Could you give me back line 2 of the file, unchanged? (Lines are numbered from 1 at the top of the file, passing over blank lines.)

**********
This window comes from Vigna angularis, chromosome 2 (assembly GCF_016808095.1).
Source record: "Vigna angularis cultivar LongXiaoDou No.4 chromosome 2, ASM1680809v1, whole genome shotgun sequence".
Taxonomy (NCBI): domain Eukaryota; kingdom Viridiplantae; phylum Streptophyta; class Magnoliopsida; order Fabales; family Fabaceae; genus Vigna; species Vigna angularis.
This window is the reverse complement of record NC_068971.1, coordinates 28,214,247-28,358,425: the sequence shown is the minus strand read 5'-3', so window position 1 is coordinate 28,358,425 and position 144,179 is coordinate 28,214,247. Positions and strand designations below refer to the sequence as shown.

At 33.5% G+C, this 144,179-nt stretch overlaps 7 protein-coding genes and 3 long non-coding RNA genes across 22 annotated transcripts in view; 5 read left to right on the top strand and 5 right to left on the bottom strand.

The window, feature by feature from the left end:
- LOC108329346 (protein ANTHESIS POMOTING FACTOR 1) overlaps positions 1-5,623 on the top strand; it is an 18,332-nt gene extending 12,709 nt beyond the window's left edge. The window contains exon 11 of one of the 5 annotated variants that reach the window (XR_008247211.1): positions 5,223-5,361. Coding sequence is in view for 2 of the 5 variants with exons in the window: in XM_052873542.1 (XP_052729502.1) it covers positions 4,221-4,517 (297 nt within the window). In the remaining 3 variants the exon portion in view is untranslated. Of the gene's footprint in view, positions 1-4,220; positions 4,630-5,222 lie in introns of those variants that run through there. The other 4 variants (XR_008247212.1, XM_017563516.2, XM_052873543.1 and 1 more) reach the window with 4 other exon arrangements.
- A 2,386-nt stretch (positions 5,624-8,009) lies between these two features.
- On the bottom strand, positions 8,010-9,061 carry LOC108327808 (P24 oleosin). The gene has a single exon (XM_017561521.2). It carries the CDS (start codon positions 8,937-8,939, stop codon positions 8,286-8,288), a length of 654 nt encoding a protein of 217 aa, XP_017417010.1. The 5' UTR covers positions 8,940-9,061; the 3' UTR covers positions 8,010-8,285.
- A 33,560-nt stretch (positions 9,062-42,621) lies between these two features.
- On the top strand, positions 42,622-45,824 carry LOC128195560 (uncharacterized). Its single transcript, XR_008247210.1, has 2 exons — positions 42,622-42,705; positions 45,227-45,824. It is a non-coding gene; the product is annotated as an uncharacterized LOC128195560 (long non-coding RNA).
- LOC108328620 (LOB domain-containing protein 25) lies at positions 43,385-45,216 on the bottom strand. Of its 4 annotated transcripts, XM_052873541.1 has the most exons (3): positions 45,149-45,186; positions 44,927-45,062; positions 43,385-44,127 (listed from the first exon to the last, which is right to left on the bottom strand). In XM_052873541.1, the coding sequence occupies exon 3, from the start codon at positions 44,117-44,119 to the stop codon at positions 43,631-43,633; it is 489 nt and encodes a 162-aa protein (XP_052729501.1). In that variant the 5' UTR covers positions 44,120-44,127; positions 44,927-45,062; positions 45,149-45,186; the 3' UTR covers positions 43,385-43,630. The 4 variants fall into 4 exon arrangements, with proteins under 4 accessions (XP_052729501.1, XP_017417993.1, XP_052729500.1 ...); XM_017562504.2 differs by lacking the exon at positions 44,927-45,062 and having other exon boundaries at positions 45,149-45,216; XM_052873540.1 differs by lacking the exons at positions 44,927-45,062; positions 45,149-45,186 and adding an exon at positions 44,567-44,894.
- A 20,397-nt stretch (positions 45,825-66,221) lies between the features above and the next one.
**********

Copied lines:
Source record: "Vigna angularis cultivar LongXiaoDou No.4 chromosome 2, ASM1680809v1, whole genome shotgun sequence".